NWA Fashion Week kicked off its first in-person runway shows in three years March 10 at the Momentary in Bentonville by featuring the Marshallese, Congolese, Latinx and transgender communities.
Interform CEO Robin Atkinson told the crowd the organization was proud to lift up the community and turn Northwest Arkansas into a region that has amazing fashion.
The fabrics for many of the shows were imported from Interform members’ families who are abroad, and the styles were a mix of traditional, modern and contemporary.
ON THE RUNWAY
The crowd responded to the occasional playful moments from the catwalk and showed support for all the models. After a brief interlude when fire alarms caused a little evacuation at the Momentary, the excitement ramped up for one show in particular — the one featuring The Transition Closet. It put the spotlight on 13 models who are transgender, intersex or nonbinary.
Atkinson said Interform had collaborated on the show for months after coming to a realization last year that they wanted to think differently, more expansively, about working with the LGBTQ+ community, especially the transgender community.
Making a gender transition is an extremely daunting task, in part because, Atkinson said, a wardrobe reflects something about who you are. To replace everything, all of your clothing, is a monumental undertaking.
President of the board of Trans Equality Network Joel Manning, who is transgender and nonbinary, told audiences a lot of transgender people struggle with trying to “pass” for the gender that reflects who they are, but that a lot of people are against them in that effort. That’s how clothing can become a matter of survival.
“But it’s 2022, and I’m tired of surviving,” Manning said. “I’m ready to thrive.”
Manning said he hopes for a future where you don’t have to go to a fashion show to see transgender people comfortable in their own skins.
On March 11, Bryce Arroyos made his debut as a fashion designer in Northwest Arkansas at NWA Fashion Week.
“I’m pretty nervous and a little tired, I’m not going to lie,” Arroyos said shortly before 10 of his looks graced the catwalk at The Momentary in Bentonville. “But honestly I’ve been waiting for it my entire life and didn’t realize it.”
Arroyos’ name may be familiar to some since he recently collaborated with his sister on an activation exhibit, “Waste Garden,” also at the Momentary. “Waste Garden” showed the work Arroyos puts in to creating garments. Since everything that Arroyos uses is repurposed, that process involves digging through bins of used items. Everything so far has been from Goodwill, he says. The activation was intended to aid others’ thinking about fashion by pointing to the impact that the fashion industry has on nature and the environment.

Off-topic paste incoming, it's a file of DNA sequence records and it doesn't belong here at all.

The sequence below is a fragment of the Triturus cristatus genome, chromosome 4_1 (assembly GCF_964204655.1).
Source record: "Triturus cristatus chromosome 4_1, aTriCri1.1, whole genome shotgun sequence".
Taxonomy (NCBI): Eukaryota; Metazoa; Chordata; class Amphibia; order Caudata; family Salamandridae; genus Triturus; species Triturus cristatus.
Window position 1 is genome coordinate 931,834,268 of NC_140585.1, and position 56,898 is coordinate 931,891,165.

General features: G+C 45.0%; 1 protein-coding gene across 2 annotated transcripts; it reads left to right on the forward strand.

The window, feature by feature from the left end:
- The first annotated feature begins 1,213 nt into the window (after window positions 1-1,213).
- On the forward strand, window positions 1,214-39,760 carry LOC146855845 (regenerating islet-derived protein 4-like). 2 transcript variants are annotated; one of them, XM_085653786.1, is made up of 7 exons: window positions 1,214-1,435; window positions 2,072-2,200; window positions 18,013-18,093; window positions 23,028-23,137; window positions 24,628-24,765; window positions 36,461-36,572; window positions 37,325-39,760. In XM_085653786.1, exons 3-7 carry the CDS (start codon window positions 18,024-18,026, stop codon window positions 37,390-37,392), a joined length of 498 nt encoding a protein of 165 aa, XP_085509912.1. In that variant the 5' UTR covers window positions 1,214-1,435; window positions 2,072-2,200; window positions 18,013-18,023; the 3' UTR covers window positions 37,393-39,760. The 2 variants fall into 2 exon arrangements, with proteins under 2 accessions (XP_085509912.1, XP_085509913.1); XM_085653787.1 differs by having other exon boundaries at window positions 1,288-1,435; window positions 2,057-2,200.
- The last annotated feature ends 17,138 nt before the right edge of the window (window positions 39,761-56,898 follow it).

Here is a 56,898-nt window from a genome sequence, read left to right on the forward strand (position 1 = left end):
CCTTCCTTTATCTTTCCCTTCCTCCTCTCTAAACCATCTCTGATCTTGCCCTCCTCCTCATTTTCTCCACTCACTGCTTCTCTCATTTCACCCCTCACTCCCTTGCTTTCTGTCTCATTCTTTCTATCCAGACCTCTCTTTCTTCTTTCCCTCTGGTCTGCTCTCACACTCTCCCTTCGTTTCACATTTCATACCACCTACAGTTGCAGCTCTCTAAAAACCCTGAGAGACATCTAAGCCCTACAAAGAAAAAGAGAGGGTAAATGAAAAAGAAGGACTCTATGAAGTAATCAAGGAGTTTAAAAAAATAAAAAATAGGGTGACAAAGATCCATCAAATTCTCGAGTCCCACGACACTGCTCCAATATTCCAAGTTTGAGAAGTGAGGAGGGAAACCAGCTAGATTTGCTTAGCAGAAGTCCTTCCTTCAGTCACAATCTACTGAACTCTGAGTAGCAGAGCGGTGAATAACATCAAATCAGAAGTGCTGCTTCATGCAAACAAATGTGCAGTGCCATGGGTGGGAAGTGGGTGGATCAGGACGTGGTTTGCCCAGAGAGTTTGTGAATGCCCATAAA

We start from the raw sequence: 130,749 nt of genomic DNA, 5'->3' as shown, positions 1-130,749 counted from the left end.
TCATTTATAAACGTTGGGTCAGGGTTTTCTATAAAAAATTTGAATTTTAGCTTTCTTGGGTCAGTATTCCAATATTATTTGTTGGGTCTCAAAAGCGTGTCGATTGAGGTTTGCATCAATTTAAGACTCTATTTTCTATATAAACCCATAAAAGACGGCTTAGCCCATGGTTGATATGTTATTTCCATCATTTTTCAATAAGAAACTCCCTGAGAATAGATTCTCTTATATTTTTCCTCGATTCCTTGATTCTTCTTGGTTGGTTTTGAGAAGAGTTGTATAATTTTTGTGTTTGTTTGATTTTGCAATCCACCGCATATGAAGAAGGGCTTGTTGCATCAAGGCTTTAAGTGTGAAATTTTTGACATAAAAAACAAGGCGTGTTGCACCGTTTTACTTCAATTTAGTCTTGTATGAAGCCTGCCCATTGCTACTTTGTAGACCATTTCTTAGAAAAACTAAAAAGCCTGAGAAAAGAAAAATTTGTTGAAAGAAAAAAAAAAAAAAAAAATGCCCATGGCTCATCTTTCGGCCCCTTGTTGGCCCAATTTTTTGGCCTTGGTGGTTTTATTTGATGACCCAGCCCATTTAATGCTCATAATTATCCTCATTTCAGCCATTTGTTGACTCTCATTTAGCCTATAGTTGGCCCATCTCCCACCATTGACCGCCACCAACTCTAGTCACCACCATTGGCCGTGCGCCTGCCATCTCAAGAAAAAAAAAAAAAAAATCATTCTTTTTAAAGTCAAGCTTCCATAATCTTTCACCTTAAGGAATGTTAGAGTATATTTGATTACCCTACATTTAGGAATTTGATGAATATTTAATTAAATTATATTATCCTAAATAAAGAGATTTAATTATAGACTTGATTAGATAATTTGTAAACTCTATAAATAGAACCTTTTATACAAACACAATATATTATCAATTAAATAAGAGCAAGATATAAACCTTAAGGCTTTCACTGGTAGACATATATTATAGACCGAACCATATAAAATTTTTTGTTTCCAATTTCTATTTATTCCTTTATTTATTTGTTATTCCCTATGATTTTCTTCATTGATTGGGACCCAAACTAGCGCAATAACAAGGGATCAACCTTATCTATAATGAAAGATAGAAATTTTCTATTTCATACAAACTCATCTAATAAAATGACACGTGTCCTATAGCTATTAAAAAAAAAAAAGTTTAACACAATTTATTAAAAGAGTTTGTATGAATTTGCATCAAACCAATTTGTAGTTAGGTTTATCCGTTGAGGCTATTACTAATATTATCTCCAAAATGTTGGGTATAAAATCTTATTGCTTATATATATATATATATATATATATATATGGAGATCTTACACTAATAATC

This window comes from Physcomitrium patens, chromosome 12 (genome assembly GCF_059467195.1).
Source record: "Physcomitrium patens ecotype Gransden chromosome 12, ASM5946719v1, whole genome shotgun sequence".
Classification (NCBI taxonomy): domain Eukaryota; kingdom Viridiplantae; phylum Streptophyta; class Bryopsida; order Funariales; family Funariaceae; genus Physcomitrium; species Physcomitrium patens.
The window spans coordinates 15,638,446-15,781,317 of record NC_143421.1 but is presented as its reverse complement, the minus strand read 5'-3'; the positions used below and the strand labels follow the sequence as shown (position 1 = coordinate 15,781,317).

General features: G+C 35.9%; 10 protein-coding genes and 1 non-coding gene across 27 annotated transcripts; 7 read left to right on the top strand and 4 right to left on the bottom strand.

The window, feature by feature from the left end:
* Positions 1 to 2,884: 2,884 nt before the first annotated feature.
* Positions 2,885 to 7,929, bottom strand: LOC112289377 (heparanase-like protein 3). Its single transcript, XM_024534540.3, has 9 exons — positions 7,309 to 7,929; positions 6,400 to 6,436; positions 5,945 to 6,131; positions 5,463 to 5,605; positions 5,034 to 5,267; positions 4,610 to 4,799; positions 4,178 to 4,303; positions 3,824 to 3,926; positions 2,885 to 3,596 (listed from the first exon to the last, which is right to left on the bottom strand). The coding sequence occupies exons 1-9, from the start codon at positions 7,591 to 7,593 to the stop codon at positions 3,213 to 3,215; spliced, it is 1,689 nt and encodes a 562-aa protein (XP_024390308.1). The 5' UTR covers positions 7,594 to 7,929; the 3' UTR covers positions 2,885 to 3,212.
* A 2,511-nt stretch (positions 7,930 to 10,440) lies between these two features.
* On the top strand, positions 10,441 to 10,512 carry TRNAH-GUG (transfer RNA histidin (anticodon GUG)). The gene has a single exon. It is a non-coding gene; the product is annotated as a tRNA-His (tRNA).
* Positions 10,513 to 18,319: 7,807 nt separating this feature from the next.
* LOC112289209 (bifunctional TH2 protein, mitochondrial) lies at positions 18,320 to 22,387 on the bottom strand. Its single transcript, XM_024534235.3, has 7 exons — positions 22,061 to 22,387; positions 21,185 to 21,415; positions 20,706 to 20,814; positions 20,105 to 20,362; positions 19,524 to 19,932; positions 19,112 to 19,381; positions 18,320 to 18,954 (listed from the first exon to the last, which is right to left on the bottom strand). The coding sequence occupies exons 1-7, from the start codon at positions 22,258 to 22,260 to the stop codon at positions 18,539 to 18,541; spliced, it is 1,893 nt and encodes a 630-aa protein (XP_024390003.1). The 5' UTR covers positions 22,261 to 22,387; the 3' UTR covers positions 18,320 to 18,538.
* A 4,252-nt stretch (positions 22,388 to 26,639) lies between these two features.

Arroyos took roughly three months to prepare for NWA Fashion Week and described his style as “hippie cowboy,” a sort of cross between western wear with hippie elements. His clothes are unisex looks, and he chose models of all genders. His philosophy is “if it fits, wear it.”
On average the pieces took three days or so to construct. When he makes trips to the Goodwill, Arroyos doesn’t look for anything in particular and instead gathers a variety of materials. Then he takes all of it home and thinks “What would go good with that?”
Leaders in retail beauty lines and fashion agree that while the industry has grown more racially diverse and inclusive in recent years, there’s still plenty of work to be done.
A panel discussion titled “L’Oreal: Representation in Beauty” took place at the Momentary March 12 as a part of NWA Fashion Week.
Angel Beasley, director of specialty hair for Walmart, who also leads diversity and inclusion for all of Walmart Beauty, moderated the discussion.
Beasley first asked panelists to discuss what it’s like to be a minority in the beauty and fashion worlds and what keeps them leaning in and continuing their craft.
Korto Momolu, a Liberian fashion designer who was on the fifth season of “Project Runway” and now resides in Little Rock, said she sometimes comes up against negative attitudes about her background as an immigrant. But she would like more people to understand that she sees Arkansas as her home and a place that she works hard for.
Kendall Dorsey, a celebrity hairstylist who worked backstage at NWA Fashion Week, said he’s definitely been in spaces where he felt different and was the only person of color in the room.
“At first, it felt like I had ‘made it,’ but then I had to find my way through this way of life,” Dorsey said. Now that he’s reached a certain level of acclaim, he hopes to stand up for others in a similar position, other Black creatives from small towns or rural parts of the country, in hopes that they can find platforms and places to cultivate their talent.
Each panelist faced their own challenges as they established themselves in the beauty business. Dorsey had to make peace with not “fitting in” everywhere.
Tenaj Ferguson, director of marketing for Loreal, specifically in multicultural beauty, said she felt defeated in past work when she would have an idea, bring it forward but then not be heard.
Ferguson said there’s a difference between inviting diverse voices to the table and actually asking them what they think, as well as acknowledging and empowering them.
Let’s “be stronger with our voices,” Momolu said. “When we go into those rooms, if there isn’t a table for us, let’s create our own out of scrap fabric. I’ve done it my own way. Artists, stand by what you believe in.”